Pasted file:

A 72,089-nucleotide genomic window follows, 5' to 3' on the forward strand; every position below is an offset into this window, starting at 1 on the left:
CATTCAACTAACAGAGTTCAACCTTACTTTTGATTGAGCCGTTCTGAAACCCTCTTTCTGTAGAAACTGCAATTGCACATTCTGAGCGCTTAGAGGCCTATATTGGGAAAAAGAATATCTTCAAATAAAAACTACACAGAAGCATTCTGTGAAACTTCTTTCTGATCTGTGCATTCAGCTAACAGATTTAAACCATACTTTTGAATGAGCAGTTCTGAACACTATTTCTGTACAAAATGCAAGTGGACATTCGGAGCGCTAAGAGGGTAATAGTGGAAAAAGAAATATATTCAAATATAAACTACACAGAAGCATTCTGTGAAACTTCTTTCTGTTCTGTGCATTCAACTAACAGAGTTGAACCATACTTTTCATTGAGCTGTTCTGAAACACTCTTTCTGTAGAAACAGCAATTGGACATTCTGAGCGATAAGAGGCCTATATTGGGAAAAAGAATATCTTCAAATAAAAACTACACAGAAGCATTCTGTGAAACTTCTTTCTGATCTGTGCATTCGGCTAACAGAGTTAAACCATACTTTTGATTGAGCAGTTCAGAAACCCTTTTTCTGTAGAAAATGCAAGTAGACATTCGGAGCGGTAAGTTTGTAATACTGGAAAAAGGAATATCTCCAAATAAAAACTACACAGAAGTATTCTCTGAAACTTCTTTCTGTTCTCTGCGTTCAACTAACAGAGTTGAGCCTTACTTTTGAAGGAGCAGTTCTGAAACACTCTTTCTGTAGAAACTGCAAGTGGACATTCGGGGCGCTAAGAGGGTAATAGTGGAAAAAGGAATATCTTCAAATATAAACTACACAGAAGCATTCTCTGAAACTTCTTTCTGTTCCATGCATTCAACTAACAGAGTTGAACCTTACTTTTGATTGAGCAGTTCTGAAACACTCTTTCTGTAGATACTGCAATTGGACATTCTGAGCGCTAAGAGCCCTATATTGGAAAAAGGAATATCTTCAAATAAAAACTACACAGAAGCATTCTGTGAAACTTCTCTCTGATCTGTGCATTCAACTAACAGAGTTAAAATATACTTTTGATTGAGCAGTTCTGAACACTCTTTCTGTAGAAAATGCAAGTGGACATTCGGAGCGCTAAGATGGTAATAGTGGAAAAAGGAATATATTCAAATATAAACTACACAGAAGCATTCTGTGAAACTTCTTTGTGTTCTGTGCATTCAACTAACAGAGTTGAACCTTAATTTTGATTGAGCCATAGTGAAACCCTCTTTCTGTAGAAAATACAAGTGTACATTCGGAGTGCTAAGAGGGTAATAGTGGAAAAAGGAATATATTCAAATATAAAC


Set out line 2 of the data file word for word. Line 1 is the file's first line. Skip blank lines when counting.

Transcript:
CATTCAACTAACAGAGTTCAACCTTACTTTTGATTGAGCCGTTCTGAAACCCTCTTTCTGTAGAAACTGCAATTGCACATTCTGAGCGCTTAGAGGCCTATATTGGGAAAAAGAATATCTTCAAATAAAAACTACACAGAAGCATTCTGTGAAACTTCTTTCTGATCTGTGCATTCAGCTAACAGATTTAAACCATACTTTTGAATGAGCAGTTCTGAACACTATTTCTGTACAAAATGCAAGTGGACATTCGGAGCGCTAAGAGGGTAATAGTGGAAAAAGAAATATATTCAAATATAAACTACACAGAAGCATTCTGTGAAACTTCTTTCTGTTCTGTGCATTCAACTAACAGAGTTGAACCATACTTTTCATTGAGCTGTTCTGAAACACTCTTTCTGTAGAAACAGCAATTGGACATTCTGAGCGATAAGAGGCCTATATTGGGAAAAAGAATATCTTCAAATAAAAACTACACAGAAGCATTCTGTGAAACTTCTTTCTGATCTGTGCATTCGGCTAACAGAGTTAAACCATACTTTTGATTGAGCAGTTCAGAAACCCTTTTTCTGTAGAAAATGCAAGTAGACATTCGGAGCGGTAAGTTTGTAATACTGGAAAAAGGAATATCTCCAAATAAAAACTACACAGAAGTATTCTCTGAAACTTCTTTCTGTTCTCTGCGTTCAACTAACAGAGTTGAGCCTTACTTTTGAAGGAGCAGTTCTGAAACACTCTTTCTGTAGAAACTGCAAGTGGACATTCGGGGCGCTAAGAGGGTAATAGTGGAAAAAGGAATATCTTCAAATATAAACTACACAGAAGCATTCTCTGAAACTTCTTTCTGTTCCATGCATTCAACTAACAGAGTTGAACCTTACTTTTGATTGAGCAGTTCTGAAACACTCTTTCTGTAGATACTGCAATTGGACATTCTGAGCGCTAAGAGCCCTATATTGGAAAAAGGAATATCTTCAAATAAAAACTACACAGAAGCATTCTGTGAAACTTCTCTCTGATCTGTGCATTCAACTAACAGAGTTAAAATATACTTTTGATTGAGCAGTTCTGAACACTCTTTCTGTAGAAAATGCAAGTGGACATTCGGAGCGCTAAGATGGTAATAGTGGAAAAAGGAATATATTCAAATATAAACTACACAGAAGCATTCTGTGAAACTTCTTTGTGTTCTGTGCATTCAACTAACAGAGTTGAACCTTAATTTTGATTGAGCCATAGTGAAACCCTCTTTCTGTAGAAAATACAAGTGTACATTCGGAGTGCTAAGAGGGTAATAGTGGAAAAAGGAATATATTCAAATATAAAC